US tabloid investigated by owner over blackmail claims by Amazon's Jeff Bezos

Adjust Comment Print

In a post on, Amazon owner and CEO, Jeff Bezos, accused the tabloid National Enquirer of threatening him for his investigation of them.

American Media said in an emailed statement that it "believes fervently that it acted lawfully in the reporting of the story of Mr Bezos" and made "good faith negotiations" with the United States billionaire but had decided nonetheless to "promptly and thoroughly investigate the claims" by the Amazon CEO.

Last month, the Enquirer reported on Bezos divorce and published text messages between him and Lauren Sanchez, whom he was said to be dating. Mr Bezos said he had been told that if he refused, the publisher would make risque and intimate photos of him and his mistress, Ms Lauren Sanchez, public.

Instead, he published what he said were emails from Enquirer executives to a lawyer representing de Becker.

In a stunning open letter posted on Medium in which he accused American Media (AMI), the Enquirer's parent company, of extortion and blackmail, Bezos referred to several motives and characters that could form the outline of a conspiracy.

And in his Medium post, Mr Bezos, who also owns The Washington Post, pointed to AMI and David Pecker's previous cooperation with Mr Trump, including payments made to suppress negative stories, now under investigation by federal prosecutors. Soon after, the tabloid carried reports about text messages hinting at the billionaire's affair.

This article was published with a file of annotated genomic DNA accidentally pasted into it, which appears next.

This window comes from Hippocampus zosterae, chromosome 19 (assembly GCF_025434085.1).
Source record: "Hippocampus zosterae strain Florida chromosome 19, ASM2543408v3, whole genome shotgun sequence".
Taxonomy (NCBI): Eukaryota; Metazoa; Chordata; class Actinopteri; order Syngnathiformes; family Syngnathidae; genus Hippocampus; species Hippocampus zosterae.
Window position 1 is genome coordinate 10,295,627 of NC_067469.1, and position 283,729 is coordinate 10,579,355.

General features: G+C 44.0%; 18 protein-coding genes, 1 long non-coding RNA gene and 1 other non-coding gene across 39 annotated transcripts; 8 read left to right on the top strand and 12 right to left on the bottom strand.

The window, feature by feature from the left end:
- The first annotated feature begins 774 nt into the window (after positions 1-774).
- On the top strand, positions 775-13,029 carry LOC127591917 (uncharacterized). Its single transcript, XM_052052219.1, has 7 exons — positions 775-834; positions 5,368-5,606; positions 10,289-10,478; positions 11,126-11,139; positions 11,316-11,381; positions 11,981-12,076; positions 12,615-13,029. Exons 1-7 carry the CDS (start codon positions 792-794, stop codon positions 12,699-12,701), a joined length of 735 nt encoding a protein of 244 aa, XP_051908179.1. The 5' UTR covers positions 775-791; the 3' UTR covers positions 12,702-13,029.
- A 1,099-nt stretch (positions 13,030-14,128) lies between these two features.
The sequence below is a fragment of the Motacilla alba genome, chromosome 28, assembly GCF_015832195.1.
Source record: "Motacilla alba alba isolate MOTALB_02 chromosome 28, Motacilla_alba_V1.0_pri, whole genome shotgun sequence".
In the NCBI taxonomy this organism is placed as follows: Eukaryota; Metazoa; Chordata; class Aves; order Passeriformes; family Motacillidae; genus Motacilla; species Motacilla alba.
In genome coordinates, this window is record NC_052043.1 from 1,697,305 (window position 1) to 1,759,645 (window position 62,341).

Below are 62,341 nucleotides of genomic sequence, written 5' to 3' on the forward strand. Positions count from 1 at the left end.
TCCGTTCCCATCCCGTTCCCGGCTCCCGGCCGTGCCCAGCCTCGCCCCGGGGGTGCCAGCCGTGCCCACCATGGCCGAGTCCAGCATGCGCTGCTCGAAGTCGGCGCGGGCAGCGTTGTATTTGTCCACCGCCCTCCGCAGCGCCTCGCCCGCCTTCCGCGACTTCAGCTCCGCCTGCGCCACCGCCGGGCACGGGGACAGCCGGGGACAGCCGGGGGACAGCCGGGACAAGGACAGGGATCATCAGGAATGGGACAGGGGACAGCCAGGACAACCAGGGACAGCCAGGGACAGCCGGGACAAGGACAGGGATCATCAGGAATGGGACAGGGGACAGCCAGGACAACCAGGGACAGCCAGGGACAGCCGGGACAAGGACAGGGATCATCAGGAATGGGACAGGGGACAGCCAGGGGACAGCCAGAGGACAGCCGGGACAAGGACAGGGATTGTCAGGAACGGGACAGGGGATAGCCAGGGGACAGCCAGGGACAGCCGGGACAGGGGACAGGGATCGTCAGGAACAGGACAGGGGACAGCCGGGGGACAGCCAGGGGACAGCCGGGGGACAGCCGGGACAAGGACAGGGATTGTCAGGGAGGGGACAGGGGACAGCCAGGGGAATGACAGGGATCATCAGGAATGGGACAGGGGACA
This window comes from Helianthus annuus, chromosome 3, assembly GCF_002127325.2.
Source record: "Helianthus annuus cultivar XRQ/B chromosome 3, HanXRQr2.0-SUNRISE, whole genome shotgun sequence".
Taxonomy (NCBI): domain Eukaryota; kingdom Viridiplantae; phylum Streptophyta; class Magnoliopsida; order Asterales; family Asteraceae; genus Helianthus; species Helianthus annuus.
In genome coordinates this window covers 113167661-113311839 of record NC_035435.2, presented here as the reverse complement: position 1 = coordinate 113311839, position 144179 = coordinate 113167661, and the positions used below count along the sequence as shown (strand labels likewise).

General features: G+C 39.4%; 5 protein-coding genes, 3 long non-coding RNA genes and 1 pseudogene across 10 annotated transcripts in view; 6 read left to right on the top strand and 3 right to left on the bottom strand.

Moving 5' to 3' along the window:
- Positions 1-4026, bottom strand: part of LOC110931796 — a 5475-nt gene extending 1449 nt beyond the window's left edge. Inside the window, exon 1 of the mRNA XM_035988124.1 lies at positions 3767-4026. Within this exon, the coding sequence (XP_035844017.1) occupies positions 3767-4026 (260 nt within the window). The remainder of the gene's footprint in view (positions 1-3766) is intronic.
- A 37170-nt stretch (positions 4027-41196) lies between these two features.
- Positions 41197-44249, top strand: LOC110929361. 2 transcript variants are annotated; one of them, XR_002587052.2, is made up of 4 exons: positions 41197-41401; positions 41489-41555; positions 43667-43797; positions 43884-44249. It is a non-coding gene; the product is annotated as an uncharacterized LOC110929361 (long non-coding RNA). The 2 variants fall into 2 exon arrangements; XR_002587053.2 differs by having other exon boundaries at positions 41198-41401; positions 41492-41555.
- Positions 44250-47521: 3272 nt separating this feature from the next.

Bezos copy and pasted an email allegedly from Dylan Howard, AMI's COO, days after that initial threat was made, which claims that they have obtained nine lewd photos of Bezos and Sanchez in addition to a "below the belt selfie - otherwise colloquially known as a 'd*ck pick'".

"So sorry to hear the news about Jeff Bozo being taken down by a competitor whose reporting, I understand, is far more accurate than the reporting in his lobbyist newspaper, the Amazon Washington Post". Bezos' investigators have suggested the Enquirer's coverage of his affair was driven by dirty politics.

AWS representatives, presumably still dazed by this whole thing like the rest of us, did not respond to a request for comment on the breadth and depth of American Media's spending on the cloud computing giant's services.

Robert Mintz, a former federal prosecutor now in private practice, said Bezos' allegations, if accurate, could have serious consequences for both prosecutors and AMI.

Chinese satellite captures moon and Earth like you've never seen them
It has an amateur radio transceiver aboard, which allows communication between the satellite and radio amateurs on Earth. Given the camera's the low resolution, Longjiang-2 has provided some impressively detailed images of the lunar surface.

Bezos mentions Trump in his post, by the way.

And the investigator, Gavin de Becker, looked into whether Pecker's National Inquirer is influence-peddling for Saudi Arabia for some sort of quid pro quo.

(AMI) - which owns The National Enquirer - David Pecker, threatened to publish explicit photos of him and Sanchez.

"Clearly Bezos will have a civil claim against AMI if they chose to bring it, but the question is whether it is criminal", said David Berger, a litigation partner with Wilson Sonsini Goodrich & Rosati.

In one of the emails Bezos published, an AMI lawyer proposed that Bezos would disavow any belief that the Enquirer's coverage was "politically motivated", and in exchange, AMI would not "publish, distribute, share, or describe unpublished texts and photos".

On Thursday, Bezos noted that Pecker is cooperating with federal prosecutors who are investigating "catch-and-kill" payments the Enquirer made ahead of the 2016 presidential election to at least one woman who alleged she had an affair with Trump.

An Amazon spokeswoman declined to comment other than to confirm that Bezos wrote the post.

A person familiar with the National Enquirer's operation told CNN Business that similar accusations of blackmail might come to light.

But Levenson said it was too hard to tell if the case amounted to blackmail or extortion without additional context and some prosecutors may be reluctant to charge someone for threatening another with embarrassing material.